UK Police See Big Increase in Drunk Flier Arrests

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For nervous fliers, having a cocktail or two to ease nerves on a flight isn’t unheard of. But apparently the United Kingdom has recently seen a dramatic uptick in the number of drunk passengers arrested for acting inappropriately in the air. The number of passengers arrested for being drunk or disorderly on flights or in airports has increased by 50 percent over the past year. And it’s causing a big problem for members of the cabin crew–roughly half have reported having to deal with a disruptive passenger over the same time period.

A BBC investigation surveyed 18 of the 20 UK police forces that serve major airports. They report arresting 387 passengers over the past year, up from 255 the year before that. Many cabin crew members reported that they were subjected to physical abuse from disorderly passengers. A woman who used to work in a Virgin cabin crew, Ally Murphy, told the BBC reporters about her experience, saying: “People just see us as barmaids in the sky.” She described being assaulted by passengers, stating:

I was pulled into an upper-class bed by a passenger who was feeling particularly lucky I guess. They would touch your breasts, or they’d touch your bum or your legs, or I mean I’ve had hands going up my skirt before.

It’s rage inducing, and you shouldn’t have to deal with that.

I guess I never reported it to the police because sadly, and this is completely wrong and only really occurring to me now, you kind of just accept it as part of the job. And it shouldn’t be.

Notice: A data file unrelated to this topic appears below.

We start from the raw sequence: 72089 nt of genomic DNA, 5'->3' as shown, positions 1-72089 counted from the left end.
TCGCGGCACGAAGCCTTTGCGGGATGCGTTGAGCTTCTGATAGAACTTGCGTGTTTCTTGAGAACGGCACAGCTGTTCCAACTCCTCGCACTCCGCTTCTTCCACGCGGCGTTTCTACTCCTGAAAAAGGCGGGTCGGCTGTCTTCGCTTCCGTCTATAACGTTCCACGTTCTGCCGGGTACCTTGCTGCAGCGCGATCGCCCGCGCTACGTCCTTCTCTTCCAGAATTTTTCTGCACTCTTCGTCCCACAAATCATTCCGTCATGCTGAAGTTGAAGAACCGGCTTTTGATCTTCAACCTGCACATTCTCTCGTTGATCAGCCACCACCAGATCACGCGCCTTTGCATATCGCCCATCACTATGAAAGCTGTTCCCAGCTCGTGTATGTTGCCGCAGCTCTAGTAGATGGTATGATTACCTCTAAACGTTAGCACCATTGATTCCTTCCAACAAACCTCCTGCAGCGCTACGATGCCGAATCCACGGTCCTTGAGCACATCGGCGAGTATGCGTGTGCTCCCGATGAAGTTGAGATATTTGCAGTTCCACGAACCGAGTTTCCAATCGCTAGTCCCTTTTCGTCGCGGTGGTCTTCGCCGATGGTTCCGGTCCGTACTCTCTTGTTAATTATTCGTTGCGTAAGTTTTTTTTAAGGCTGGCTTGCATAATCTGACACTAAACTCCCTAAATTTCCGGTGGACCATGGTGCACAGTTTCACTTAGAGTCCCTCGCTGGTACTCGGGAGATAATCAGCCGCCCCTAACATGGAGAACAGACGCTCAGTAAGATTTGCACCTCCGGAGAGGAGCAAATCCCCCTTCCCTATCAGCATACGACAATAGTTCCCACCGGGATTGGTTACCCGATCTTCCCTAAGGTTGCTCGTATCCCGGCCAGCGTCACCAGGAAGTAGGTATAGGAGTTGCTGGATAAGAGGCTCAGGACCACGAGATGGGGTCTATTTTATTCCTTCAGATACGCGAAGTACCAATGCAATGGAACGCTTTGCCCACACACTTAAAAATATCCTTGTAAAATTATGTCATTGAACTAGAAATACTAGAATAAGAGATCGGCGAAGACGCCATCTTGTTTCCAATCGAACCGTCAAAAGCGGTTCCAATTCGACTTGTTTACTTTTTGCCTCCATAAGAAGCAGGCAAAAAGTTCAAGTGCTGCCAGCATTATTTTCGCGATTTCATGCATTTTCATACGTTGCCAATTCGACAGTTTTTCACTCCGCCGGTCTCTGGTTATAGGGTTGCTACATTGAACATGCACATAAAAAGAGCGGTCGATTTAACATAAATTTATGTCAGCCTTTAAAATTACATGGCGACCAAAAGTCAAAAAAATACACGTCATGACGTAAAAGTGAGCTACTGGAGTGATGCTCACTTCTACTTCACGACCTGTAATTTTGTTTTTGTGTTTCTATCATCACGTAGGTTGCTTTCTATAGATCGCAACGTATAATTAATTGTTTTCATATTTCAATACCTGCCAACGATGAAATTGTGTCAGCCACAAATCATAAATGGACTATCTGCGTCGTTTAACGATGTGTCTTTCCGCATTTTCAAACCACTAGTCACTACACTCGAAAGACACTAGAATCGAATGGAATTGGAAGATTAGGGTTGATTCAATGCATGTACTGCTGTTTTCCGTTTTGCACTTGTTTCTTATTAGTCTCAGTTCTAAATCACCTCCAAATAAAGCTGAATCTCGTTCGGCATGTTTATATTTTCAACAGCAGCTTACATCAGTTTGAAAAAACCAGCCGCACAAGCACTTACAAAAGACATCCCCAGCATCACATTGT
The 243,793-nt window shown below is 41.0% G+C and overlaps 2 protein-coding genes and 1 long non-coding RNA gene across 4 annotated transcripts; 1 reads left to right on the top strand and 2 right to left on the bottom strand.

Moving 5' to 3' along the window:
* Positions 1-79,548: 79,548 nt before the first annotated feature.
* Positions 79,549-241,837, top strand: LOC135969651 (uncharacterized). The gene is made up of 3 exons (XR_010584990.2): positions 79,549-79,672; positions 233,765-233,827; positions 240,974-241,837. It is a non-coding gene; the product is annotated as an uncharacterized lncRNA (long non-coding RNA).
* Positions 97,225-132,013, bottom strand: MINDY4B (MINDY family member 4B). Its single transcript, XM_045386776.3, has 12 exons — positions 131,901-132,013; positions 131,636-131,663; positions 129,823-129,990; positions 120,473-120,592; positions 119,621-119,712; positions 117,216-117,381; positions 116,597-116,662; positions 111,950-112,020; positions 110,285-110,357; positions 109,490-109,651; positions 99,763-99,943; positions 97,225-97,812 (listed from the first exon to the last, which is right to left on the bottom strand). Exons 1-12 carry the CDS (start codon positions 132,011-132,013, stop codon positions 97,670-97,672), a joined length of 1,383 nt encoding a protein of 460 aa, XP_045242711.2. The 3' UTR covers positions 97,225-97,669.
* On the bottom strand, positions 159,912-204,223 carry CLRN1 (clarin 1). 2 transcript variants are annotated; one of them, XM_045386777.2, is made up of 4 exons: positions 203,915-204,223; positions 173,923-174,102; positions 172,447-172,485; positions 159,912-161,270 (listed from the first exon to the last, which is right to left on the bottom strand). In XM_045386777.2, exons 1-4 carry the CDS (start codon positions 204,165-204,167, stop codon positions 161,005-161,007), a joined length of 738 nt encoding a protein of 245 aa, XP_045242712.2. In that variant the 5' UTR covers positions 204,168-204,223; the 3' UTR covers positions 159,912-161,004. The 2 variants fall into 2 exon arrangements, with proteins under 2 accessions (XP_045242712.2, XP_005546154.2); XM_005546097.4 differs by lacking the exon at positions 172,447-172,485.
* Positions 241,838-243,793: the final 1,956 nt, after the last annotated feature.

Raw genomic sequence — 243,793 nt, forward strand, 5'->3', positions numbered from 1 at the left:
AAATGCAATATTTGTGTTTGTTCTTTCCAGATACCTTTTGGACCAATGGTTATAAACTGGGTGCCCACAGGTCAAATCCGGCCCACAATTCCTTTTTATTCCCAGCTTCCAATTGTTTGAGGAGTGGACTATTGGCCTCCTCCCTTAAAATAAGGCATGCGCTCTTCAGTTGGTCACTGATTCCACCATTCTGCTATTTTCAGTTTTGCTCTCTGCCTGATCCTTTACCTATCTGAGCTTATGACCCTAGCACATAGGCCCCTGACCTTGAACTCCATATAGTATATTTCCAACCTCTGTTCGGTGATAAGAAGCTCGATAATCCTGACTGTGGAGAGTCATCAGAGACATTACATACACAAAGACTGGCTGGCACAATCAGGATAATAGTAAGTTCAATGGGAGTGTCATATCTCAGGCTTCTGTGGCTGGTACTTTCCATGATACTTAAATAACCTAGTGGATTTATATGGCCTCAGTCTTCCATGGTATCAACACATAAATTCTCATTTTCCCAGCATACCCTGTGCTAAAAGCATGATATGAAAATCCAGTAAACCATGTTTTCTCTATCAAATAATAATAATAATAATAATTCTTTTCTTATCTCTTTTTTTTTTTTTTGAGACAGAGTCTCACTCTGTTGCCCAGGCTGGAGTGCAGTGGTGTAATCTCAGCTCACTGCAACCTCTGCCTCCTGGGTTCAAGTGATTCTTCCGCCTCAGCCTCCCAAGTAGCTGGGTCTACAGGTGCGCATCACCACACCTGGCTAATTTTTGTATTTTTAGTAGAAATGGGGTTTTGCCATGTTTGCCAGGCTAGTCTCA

Drunken fliers can potentially endanger their fellow passengers; Murphy also described a passenger trying to open an emergency door.

But in the U.S., incidents of unruly passengers actually seem to be decreasing. According to the FAA there’s been a steady decline in incidents voluntarily reported by airlines over the past few years–there were 147 in 2014, 105 in 2015, and 97 in 2016. So far, 22 incidents have been reported in 2017. But, those numbers, as well as the incidents reported in the UK, need to be taken with a grain of salt. There are surely drunk passengers who don’t alert suspicion, as well as “unruly” passengers who haven’t imbibed at all. And there’s plenty of anecdotal evidence to suggest that some Americans like having a few on flights as well. A recent Vice op-ed authored by an anonymous flight attendant reported seeing plenty of drunk passengers, including those who experienced negative interactions between alcohol and calming drugs.

So, wherever you’re flying, don’t be a drunken jerk. It can be dangerous for you, other passengers, and the cabin crew.

Anneliese Mahoney
Anneliese Mahoney is Managing Editor at Law Street and a Connecticut transplant to Washington D.C. She has a Bachelor’s degree in International Affairs from the George Washington University, and a passion for law, politics, and social issues. Contact Anneliese at



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